September 16, 2019
Username:
 In 2023-Situation in Sudan

Topic:
Country: United Kingdom
Delegate Name: Andre Stoll

The ongoing conflict in Sudan has currently internally displaced approximately 4.6 million people and has resulted in the deaths of at least 9,000 people. This tragic situation is also impacting humanitarian aid missions responsible for assisting the over 25 million people in Sudan who need aid. The conflict has reversed the progress Sudan has made over the past years toward becoming democratic, and, given the extensive history of violence and brutal regimes in Sudan’s history, this war has the potential to escalate into a far more deadly and long-lasting schism. As such, the UN Security Council (UNSC) must work together to end this situation through diplomatic means and continue to provide both financial and humanitarian aid to the millions affected by this conflict.

The United Kingdom (UK) has a long and complex history dating back to the 1890s when Britain forcefully took control of Sudan as a colony. After Sudan became an independent state in 1956, the UK continued to have close ties to the country and has provided immense support to the country and its people throughout the numerous wars Sudan has experienced in the past 70 years. In just the past five years alone, the UK donated over £250 million in humanitarian aid to the region. The UK possesses substantial influence over numerous regional actors and is a core part of both the ‘Troika’ and the ‘Quartet,’ two informal international groups dedicated to assisting Sudan’s transition to a free andfair democracy. The UK has continued its tradition of support for Sudan in this current crisis and this May provided over £5 million to individuals fleeing the conflict. The UK also has considered arranging travel for some Sudanese citizens and refugees to the UK. The UK is extremely involved in UNSC activity involving Sudan and has been labeled as the “Penholder” for Sudan responsible for taking the initiative on all UNSC concerning the situation in Sudan.
The UN has had five separate peacekeeping missions in Sudan since 2002, including the first-ever joint African Union-UN peacekeeping mission. The most recent and pertinent mission, the UN Integrated Transition Assistance Mission in Sudan (UNITAMS), was launched in 2020 and is set to expire in December of 2023. This mission was launched to assist Sudan in a democratic transition following the ousting of its long-lasting ruler Omar al-Bashir and to provide humanitarian assistance to people affected by the conflicts in Sudan. UNITAMS also sought to provide economic and developmental assistance to Sudan, as Sudan is currently one of the least developed nations in the world. Following the outbreak of the current Civil War, there have been some within the Security Council who believe that UNITAMS should be disbanded, as it is unable to effectively execute its mission goals in the current environment in Sudan, and since it failed to ensure a peaceful transition to democracy. In addition to UNITAMS, the UN also is providing aid through the Sudan Humanitarian Fund, a country-based pool fund dedicated to “funding the people most in need when they need it.”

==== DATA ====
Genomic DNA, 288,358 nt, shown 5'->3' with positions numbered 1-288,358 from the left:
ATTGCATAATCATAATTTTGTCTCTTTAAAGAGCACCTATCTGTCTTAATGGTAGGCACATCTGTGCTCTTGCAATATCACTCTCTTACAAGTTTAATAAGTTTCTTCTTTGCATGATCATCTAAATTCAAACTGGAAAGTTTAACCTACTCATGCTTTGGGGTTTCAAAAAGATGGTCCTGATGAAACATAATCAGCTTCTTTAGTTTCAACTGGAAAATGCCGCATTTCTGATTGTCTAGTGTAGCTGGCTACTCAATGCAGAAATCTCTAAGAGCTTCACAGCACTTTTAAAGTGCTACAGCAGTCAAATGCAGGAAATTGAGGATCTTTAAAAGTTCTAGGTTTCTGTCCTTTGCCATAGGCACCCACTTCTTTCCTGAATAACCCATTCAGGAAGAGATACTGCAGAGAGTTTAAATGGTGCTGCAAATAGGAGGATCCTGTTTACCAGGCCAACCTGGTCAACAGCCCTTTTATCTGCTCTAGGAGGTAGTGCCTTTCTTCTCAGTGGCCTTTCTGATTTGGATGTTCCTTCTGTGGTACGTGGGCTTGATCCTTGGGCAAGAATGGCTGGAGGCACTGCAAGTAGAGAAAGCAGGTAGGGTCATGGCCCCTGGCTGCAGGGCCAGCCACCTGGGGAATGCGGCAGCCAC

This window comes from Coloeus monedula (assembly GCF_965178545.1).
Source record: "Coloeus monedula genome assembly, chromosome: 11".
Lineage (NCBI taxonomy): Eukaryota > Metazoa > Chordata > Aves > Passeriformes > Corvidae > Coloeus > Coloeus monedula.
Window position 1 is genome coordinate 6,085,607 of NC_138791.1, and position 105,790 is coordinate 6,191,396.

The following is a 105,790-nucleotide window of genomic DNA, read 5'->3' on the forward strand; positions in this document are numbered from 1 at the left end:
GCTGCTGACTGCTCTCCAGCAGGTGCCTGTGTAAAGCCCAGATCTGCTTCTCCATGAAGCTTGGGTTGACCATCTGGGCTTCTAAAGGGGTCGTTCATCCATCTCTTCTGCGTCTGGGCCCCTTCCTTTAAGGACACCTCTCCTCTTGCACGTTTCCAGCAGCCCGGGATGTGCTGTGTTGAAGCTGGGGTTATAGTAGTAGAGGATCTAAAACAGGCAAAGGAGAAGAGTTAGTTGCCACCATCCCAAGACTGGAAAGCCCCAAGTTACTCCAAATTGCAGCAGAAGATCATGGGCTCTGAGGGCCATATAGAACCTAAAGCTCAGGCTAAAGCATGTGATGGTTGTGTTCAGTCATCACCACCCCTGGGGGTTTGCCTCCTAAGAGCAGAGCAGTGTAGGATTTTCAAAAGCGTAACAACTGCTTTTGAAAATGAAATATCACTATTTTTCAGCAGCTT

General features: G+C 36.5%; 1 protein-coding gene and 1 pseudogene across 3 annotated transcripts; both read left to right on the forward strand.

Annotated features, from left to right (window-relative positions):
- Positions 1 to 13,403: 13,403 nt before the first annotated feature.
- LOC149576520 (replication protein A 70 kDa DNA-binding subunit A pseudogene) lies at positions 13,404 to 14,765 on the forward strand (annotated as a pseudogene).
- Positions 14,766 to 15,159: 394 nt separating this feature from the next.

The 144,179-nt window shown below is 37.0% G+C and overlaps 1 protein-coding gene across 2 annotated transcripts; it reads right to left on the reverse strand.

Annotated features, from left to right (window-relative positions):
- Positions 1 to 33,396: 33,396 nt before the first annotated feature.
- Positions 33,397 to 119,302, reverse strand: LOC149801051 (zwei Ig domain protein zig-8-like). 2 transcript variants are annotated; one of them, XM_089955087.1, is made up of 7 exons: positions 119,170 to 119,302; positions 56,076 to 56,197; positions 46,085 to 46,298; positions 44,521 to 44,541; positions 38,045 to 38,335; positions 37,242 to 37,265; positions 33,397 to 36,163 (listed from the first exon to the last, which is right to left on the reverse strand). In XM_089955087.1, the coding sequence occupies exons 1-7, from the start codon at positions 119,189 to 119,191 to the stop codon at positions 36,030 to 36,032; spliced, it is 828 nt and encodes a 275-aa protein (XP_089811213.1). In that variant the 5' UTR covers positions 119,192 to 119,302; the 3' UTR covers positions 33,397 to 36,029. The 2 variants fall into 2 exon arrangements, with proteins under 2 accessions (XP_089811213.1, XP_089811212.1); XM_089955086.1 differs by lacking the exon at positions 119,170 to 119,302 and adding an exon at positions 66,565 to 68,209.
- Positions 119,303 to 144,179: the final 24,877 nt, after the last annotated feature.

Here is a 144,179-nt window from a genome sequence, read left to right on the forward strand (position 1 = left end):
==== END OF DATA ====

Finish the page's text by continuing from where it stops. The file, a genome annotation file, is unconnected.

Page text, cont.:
It is in the best interest of the global community to end this conflict in a peaceful manner and in a way that will ensure continued peace in the region. As such, it is the opinion of the UK that the UNSC should level its international power of embargos and trade restrictions to limit financial and military support in coming to both sides of the conflict, to force the opposing sides to the negotiating table. Additionally, the UN should collaborate with stable regional governments to provide shelter to those displaced by this conflict. Throughout this conflict, the UN must continue to supply financial aid and humanitarian aid to the victims of this tragedy and should work to utilize its peacekeeper forces to protect NGOs and active UN missions in the area. It is important to the UK that the end of this conflict does not result in another 30 years of nondemocratic rule in Sudan, and as such, the UK believes that any form of ceasefire agreement should include within it free and fair elections after a specified period for the country. A resolution that helps limit the ongoing violence in the nation while promoting democracy and humanitarian aid is not just in the best interest of the UK, but is in the best interest of the globe.

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